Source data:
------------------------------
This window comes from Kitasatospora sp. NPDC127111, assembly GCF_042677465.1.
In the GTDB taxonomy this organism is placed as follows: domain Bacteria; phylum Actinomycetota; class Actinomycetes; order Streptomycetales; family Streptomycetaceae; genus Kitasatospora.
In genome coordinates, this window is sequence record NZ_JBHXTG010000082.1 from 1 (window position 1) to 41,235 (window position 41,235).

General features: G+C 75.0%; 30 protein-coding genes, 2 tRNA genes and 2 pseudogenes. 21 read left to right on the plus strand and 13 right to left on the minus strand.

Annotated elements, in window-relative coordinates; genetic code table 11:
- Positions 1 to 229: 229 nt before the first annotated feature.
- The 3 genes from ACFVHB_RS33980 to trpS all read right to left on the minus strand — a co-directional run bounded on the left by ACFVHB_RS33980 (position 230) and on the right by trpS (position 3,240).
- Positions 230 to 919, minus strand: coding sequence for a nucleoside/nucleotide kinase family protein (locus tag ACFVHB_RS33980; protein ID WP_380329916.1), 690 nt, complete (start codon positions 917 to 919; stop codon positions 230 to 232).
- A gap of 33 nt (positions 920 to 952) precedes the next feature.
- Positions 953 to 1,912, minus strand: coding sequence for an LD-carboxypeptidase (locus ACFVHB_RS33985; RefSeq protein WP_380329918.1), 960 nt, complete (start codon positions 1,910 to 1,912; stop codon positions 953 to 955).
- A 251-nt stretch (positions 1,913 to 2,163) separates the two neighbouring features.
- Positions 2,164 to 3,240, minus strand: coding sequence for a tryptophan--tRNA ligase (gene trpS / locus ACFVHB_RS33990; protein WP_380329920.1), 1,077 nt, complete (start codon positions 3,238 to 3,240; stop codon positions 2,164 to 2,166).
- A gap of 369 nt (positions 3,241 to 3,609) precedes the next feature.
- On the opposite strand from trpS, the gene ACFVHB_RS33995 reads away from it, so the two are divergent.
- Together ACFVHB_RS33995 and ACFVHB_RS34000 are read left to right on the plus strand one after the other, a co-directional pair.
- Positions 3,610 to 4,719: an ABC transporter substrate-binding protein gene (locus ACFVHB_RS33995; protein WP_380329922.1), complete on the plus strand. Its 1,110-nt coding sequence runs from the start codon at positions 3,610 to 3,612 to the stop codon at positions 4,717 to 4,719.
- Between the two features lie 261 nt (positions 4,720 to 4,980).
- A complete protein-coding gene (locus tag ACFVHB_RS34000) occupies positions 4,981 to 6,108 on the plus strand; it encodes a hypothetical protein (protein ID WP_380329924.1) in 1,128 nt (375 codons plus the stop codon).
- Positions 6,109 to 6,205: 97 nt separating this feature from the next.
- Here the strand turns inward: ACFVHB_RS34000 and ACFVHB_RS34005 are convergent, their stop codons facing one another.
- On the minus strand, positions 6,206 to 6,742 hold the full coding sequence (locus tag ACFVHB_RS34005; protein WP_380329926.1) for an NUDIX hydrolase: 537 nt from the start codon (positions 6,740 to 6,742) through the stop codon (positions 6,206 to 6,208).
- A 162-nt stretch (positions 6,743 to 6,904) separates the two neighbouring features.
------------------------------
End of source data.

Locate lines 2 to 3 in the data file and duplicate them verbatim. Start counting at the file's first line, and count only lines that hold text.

In the GTDB taxonomy this organism is placed as follows: domain Bacteria; phylum Actinomycetota; class Actinomycetes; order Streptomycetales; family Streptomycetaceae; genus Kitasatospora.
In genome coordinates, this window is sequence record NZ_JBHXTG010000082.1 from 1 (window position 1) to 41,235 (window position 41,235).